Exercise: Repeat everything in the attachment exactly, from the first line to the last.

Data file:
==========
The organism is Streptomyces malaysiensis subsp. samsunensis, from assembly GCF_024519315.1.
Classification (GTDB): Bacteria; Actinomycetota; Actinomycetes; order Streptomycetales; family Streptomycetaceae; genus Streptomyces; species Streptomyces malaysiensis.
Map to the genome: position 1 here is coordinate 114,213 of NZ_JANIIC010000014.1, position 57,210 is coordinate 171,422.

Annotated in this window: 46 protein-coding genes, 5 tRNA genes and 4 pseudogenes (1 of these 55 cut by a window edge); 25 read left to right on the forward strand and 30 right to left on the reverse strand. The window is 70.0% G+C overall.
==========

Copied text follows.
The organism is Streptomyces malaysiensis subsp. samsunensis, from assembly GCF_024519315.1.
Classification (GTDB): Bacteria; Actinomycetota; Actinomycetes; order Streptomycetales; family Streptomycetaceae; genus Streptomyces; species Streptomyces malaysiensis.
Map to the genome: position 1 here is coordinate 114,213 of NZ_JANIIC010000014.1, position 57,210 is coordinate 171,422.

Annotated in this window: 46 protein-coding genes, 5 tRNA genes and 4 pseudogenes (1 of these 55 cut by a window edge); 25 read left to right on the forward strand and 30 right to left on the reverse strand. The window is 70.0% G+C overall.